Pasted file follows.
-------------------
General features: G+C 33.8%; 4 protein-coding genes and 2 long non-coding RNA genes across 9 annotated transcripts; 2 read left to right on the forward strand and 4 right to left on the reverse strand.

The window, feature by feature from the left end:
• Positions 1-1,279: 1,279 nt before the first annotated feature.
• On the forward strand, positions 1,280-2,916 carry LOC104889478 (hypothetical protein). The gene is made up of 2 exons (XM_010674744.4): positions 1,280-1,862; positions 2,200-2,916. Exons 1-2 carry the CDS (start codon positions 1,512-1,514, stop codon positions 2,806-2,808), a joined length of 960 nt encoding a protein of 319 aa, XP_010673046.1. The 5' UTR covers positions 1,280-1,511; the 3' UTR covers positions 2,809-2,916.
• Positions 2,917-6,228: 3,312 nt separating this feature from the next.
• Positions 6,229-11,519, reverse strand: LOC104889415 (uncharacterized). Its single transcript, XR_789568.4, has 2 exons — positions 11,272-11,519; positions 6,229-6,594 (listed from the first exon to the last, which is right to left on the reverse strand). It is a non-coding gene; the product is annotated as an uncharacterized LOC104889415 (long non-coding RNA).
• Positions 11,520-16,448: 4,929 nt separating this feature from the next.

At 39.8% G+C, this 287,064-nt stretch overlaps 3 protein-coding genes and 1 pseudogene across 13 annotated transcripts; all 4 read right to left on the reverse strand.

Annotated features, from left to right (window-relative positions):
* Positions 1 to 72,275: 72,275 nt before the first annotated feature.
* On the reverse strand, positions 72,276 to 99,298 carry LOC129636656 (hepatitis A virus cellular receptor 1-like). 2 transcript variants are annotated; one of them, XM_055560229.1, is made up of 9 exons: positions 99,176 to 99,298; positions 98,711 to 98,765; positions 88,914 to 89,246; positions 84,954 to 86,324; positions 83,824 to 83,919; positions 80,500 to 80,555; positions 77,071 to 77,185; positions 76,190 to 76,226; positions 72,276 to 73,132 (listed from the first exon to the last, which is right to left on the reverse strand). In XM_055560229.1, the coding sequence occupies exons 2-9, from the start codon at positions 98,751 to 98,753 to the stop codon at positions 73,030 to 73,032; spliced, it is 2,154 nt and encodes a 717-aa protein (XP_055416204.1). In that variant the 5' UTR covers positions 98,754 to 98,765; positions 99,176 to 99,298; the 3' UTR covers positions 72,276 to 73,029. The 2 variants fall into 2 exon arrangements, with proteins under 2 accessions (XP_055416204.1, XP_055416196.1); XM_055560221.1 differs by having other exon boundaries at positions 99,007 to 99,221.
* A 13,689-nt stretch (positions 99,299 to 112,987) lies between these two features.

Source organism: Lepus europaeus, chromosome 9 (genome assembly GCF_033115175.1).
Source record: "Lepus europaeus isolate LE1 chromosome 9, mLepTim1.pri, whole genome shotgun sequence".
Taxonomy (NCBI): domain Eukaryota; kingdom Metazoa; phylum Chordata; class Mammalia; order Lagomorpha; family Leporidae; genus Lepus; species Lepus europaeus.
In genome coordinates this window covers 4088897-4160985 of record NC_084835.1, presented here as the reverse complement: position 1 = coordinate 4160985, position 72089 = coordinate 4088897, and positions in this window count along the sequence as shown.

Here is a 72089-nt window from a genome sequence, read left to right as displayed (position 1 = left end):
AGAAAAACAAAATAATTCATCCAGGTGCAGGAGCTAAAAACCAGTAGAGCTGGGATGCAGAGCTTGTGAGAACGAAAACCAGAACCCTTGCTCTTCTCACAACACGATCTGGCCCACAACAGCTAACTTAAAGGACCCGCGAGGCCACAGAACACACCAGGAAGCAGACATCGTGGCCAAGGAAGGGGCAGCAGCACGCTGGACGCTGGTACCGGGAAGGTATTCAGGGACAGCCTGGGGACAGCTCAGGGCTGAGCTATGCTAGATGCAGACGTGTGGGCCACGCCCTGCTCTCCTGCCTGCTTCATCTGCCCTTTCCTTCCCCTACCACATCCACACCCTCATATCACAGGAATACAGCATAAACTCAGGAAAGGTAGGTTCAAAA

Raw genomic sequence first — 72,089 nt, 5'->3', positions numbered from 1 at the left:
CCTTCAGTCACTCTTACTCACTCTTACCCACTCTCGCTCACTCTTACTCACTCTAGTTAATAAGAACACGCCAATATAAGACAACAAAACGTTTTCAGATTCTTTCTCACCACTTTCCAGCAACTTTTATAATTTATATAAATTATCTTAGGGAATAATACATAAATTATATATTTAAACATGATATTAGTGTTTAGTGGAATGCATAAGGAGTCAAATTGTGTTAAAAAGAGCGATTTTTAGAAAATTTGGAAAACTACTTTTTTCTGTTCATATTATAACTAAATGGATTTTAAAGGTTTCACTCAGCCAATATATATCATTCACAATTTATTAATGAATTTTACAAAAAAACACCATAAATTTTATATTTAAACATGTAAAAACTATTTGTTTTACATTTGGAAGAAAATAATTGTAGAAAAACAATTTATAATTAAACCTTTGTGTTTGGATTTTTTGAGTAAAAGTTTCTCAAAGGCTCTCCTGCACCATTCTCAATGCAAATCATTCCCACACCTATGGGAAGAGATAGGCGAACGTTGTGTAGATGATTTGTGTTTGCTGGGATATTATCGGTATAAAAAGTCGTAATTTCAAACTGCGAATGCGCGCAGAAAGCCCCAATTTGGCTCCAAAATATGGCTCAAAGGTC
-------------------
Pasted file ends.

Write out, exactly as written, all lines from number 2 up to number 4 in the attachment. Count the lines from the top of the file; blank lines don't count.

The window, feature by feature from the left end:
• Positions 1-1,279: 1,279 nt before the first annotated feature.
• On the forward strand, positions 1,280-2,916 carry LOC104889478 (hypothetical protein). The gene is made up of 2 exons (XM_010674744.4): positions 1,280-1,862; positions 2,200-2,916. Exons 1-2 carry the CDS (start codon positions 1,512-1,514, stop codon positions 2,806-2,808), a joined length of 960 nt encoding a protein of 319 aa, XP_010673046.1. The 5' UTR covers positions 1,280-1,511; the 3' UTR covers positions 2,809-2,916.